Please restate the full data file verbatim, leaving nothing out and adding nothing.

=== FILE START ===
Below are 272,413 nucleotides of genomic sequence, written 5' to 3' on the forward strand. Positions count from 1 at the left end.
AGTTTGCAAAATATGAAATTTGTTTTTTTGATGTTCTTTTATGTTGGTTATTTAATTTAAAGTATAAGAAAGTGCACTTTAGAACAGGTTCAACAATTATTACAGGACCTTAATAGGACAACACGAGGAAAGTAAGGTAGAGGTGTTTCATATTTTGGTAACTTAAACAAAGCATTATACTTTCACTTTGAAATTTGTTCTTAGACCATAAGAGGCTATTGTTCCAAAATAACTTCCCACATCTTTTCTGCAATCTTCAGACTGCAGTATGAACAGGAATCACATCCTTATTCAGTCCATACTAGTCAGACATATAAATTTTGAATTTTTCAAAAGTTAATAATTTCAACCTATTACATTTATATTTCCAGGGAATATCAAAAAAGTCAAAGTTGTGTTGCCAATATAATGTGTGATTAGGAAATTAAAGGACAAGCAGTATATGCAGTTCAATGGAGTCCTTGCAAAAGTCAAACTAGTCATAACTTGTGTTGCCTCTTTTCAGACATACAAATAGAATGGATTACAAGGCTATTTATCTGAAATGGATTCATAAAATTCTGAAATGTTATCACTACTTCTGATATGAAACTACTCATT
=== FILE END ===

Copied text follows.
Below are 272,413 nucleotides of genomic sequence, written 5' to 3' on the forward strand. Positions count from 1 at the left end.
AGTTTGCAAAATATGAAATTTGTTTTTTTGATGTTCTTTTATGTTGGTTATTTAATTTAAAGTATAAGAAAGTGCACTTTAGAACAGGTTCAACAATTATTACAGGACCTTAATAGGACAACACGAGGAAAGTAAGGTAGAGGTGTTTCATATTTTGGTAACTTAAACAAAGCATTATACTTTCACTTTGAAATTTGTTCTTAGACCATAAGAGGCTATTGTTCCAAAATAACTTCCCACATCTTTTCTGCAATCTTCAGACTGCAGTATGAACAGGAATCACATCCTTATTCAGTCCATACTAGTCAGACATATAAATTTTGAATTTTTCAAAAGTTAATAATTTCAACCTATTACATTTATATTTCCAGGGAATATCAAAAAAGTCAAAGTTGTGTTGCCAATATAATGTGTGATTAGGAAATTAAAGGACAAGCAGTATATGCAGTTCAATGGAGTCCTTGCAAAAGTCAAACTAGTCATAACTTGTGTTGCCTCTTTTCAGACATACAAATAGAATGGATTACAAGGCTATTTATCTGAAATGGATTCATAAAATTCTGAAATGTTATCACTACTTCTGATATGAAACTACTCATT